Stuart Podmore, Investment Propositions Director, Schroders
Leicester City has surprised everyone by clinching the English Premier League title but what do the club’s fortunes reveal about behavioural psychology and how does that relate to investing, especially for retirement?
If you thought the most important investment-related news story of 2016 so far was China, Brexit, Donald Trump, the oil price, or politicians’ tax return revelations, you’d have missed a point. It’s Leicester City FC and its first Premier League title.
I don’t make this statement to trivialise or belittle either the fortunes of our clients in uncertain markets or the success of a proud football club.
Our clients’ success is ours, given our goals are completely aligned with theirs: the creation of long-term value to assist them in meeting their future financial needs. And the conviction, patience and support shown by football fans could be a timely reminder of core values for struggling investors in tough times.
The reason I believe Leicester City’s story relates so closely to markets and investment is due to the behavioural psychology that those fortunes reveal.
It was Matthew Syed at The Times (The Game, Monday 14 March 2016) who first highlighted this parallel. Leicester City, in trying not to lose the race for the Premier League rather than playing to win it, was facing the challenge of loss aversion.
It’s the equivalent of an investor’s temptation to lock in gains too soon and become overly protective, or the counter-productive desire to avoid losses at all costs without understanding risk as manifested by volatility.
In the case of Leicester City, it has affected those fans cashing out on their start of season bets at 5,000-1. Locking in a gain becomes very tempting when so much is at stake and I don’t blame them for that.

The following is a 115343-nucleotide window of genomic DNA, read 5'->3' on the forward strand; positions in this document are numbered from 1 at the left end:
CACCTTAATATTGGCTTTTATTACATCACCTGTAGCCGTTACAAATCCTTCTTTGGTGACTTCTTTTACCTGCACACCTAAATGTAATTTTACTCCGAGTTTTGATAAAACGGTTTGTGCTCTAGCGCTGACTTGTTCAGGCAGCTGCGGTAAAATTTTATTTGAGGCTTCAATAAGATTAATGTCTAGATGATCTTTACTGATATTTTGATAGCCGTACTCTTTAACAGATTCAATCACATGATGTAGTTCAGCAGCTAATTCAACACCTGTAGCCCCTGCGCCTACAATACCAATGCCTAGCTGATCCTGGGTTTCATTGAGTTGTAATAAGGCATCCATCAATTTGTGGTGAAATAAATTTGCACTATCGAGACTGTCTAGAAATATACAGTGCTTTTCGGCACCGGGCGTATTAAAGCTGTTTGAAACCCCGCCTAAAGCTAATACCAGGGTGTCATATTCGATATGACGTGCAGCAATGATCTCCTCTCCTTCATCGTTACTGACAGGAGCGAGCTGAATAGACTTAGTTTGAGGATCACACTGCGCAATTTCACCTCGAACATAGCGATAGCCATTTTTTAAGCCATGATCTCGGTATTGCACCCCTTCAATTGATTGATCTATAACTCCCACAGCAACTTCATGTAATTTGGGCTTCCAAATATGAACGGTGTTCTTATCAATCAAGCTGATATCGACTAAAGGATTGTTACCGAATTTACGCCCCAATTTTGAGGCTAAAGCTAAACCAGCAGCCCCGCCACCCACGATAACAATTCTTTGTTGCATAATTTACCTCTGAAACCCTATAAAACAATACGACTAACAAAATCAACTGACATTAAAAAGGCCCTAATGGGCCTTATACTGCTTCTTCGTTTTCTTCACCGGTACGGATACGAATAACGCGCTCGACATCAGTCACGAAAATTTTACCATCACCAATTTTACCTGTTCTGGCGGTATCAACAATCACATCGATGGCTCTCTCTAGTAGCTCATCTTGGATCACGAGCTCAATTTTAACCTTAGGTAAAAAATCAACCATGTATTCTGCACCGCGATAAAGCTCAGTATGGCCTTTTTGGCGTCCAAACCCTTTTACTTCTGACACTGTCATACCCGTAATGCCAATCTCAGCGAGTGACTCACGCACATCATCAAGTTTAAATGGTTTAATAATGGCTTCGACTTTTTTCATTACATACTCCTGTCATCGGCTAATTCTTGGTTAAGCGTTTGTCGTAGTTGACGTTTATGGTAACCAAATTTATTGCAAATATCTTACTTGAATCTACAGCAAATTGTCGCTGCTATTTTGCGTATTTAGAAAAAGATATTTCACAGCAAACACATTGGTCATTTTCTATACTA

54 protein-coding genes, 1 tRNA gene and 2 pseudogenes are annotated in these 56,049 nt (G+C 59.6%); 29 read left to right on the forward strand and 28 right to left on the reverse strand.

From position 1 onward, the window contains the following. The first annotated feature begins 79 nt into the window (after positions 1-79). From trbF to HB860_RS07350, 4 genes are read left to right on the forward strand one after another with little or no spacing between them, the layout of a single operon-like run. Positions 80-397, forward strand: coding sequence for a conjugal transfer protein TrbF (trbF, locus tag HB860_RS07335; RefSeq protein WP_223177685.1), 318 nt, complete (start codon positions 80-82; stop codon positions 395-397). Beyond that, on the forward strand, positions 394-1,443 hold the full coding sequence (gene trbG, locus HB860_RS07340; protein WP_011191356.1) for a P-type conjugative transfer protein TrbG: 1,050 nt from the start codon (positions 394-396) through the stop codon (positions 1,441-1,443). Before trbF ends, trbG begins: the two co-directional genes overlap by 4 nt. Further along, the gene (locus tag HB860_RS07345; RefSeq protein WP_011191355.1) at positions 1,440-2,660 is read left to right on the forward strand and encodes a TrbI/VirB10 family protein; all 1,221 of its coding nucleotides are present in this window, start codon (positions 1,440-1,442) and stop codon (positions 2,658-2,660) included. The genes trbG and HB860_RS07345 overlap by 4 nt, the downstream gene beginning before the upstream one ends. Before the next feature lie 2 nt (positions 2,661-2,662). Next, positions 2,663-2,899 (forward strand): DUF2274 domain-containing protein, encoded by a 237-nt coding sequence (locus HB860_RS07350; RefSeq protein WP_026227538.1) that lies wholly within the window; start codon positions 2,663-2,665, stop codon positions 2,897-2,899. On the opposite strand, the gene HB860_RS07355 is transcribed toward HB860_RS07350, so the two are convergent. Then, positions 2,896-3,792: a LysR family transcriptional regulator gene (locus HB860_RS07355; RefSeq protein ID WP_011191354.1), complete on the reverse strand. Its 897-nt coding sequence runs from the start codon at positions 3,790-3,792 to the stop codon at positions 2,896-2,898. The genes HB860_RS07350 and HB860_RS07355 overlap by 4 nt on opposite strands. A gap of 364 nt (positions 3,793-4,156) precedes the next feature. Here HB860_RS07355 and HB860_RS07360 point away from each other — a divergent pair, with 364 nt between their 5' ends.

Committing to the cause
What investors need is assistance to differentiate when they are selling out of conviction, as opposed to the fear of losing a gain, and a reminder of the importance of a long-term financial plan that is a supplement to the CPF.
Loss aversion, first demonstrated by Amos Tversky and Daniel Kahneman, is the most pervasive of all behavioural biases, mainly because people have always had a tendency to prefer avoiding losses to acquiring gains.
For those who insist on trying to time the markets and sell at the first sign of increased volatility, here is the “Schroders 3 Step Journey to Rational Decision Making”:
- Take the Schroders incomeIQ test at http://www.schroders.co.uk/incomeIQ. Then use the results to make a (genuine) holistic financial plan.
- Remember that capacity for loss goes far beyond a number and an objective definition.
- “The easiest way to increase happiness is to control your use of time.” (Daniel Kahneman, Thinking, Fast and Slow, 2013) Your plan should include activities that can increase your overall life satisfaction – such as holidays, buying the finer things in life, or retiring overseas – and reduce the worry that loss aversion can cause.
Sticking by long-term tactics
As individuals, we all make choices that sometimes don’t make sense – it’s human nature.
Mix in the fact that we are often over-confident in our own financial acumen (our recent research found that 65% of investors globally are confident in their ability to make sound investment decisions) and we have a potent, destructive force that can de-rail our long-term financial plans.
Our value fund managers frequently talk about their unemotional appraisal of risk and reward, and their conviction in the value style.
Leicester City has demonstrated that it has stuck to its long-term, tactical success with low squad turnover and an absence of fear as it beat loss aversion and emerged victorious in the title chase.
Similarly, Singaporeans should comprehensively plan and implement their independent life-long financial strategies as soon as possible. An early start can help overcome the fear of loss, and give you the confidence to focus on the potential long-term gains. Envision what your ideal retirement lifestyle would be like and implement an investment plan that can help you achieve this objective. This would be in contrast to worrying whether you will have enough for retirement and helps you avoid making rash decisions when facing short-term volatility. The same goal, but with a different psychological approach, can put you on a path to long-term success and can be the crucial difference in creating your desired outcome.
Image courtesy of shutterstock.com
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